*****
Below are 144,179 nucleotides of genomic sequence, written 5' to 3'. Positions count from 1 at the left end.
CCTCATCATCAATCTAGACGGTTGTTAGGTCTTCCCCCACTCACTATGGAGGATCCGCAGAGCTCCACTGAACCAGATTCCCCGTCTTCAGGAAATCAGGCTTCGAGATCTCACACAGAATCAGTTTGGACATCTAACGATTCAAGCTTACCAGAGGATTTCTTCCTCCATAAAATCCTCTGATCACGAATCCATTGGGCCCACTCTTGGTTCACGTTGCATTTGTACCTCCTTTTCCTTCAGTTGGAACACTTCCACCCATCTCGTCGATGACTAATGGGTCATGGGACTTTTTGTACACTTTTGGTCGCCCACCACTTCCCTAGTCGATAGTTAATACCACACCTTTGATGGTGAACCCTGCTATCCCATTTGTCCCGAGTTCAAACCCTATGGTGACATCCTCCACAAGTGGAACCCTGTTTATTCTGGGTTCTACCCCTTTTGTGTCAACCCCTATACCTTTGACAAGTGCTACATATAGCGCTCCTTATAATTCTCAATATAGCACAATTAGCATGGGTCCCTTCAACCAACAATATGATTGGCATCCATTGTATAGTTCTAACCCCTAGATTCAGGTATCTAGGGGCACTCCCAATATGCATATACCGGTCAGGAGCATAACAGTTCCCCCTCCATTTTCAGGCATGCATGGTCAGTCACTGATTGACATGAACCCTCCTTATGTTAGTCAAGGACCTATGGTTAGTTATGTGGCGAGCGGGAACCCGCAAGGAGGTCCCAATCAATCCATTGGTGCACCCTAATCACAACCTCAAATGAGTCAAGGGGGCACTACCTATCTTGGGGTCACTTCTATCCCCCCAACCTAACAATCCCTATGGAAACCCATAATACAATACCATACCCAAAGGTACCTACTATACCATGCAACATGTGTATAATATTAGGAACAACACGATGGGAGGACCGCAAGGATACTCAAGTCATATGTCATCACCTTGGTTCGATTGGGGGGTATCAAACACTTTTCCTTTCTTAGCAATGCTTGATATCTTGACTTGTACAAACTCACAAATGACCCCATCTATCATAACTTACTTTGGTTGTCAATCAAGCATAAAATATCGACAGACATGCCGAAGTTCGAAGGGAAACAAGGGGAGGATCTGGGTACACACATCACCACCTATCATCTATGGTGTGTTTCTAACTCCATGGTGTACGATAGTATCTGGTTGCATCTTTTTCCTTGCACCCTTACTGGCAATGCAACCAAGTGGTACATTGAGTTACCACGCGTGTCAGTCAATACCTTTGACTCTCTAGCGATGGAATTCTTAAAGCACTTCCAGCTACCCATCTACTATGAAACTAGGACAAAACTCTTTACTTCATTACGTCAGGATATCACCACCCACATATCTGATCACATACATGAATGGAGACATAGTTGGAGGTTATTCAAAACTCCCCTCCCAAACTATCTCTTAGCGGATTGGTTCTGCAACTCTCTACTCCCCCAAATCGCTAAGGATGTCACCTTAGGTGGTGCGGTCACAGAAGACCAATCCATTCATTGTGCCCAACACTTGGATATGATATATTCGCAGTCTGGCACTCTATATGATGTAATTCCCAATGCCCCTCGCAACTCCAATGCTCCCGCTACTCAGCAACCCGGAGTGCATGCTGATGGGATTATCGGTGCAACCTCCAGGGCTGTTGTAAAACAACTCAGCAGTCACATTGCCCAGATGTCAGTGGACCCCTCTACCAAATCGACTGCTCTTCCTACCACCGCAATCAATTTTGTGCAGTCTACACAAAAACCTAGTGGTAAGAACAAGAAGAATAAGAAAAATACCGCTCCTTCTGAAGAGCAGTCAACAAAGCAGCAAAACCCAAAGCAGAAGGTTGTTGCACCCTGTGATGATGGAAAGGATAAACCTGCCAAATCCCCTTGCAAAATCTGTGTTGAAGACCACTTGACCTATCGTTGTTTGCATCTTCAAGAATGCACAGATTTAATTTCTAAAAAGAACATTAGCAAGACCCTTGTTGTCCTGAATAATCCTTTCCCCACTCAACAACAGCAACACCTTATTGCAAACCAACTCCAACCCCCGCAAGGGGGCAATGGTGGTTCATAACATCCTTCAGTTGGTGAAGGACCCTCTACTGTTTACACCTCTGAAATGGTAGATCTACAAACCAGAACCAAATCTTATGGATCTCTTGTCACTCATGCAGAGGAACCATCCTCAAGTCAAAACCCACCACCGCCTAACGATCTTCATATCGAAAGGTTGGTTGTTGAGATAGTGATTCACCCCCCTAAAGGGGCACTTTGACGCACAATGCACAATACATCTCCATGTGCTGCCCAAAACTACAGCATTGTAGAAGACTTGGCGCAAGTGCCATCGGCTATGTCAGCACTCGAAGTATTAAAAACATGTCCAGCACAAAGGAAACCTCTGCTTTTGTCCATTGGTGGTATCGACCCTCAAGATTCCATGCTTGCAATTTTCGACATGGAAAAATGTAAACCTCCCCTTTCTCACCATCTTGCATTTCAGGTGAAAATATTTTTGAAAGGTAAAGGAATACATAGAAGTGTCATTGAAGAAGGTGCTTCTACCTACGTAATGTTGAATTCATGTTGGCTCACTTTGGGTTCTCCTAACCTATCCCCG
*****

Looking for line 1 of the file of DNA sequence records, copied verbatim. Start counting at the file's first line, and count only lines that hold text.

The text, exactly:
Below are 144,179 nucleotides of genomic sequence, written 5' to 3'. Positions count from 1 at the left end.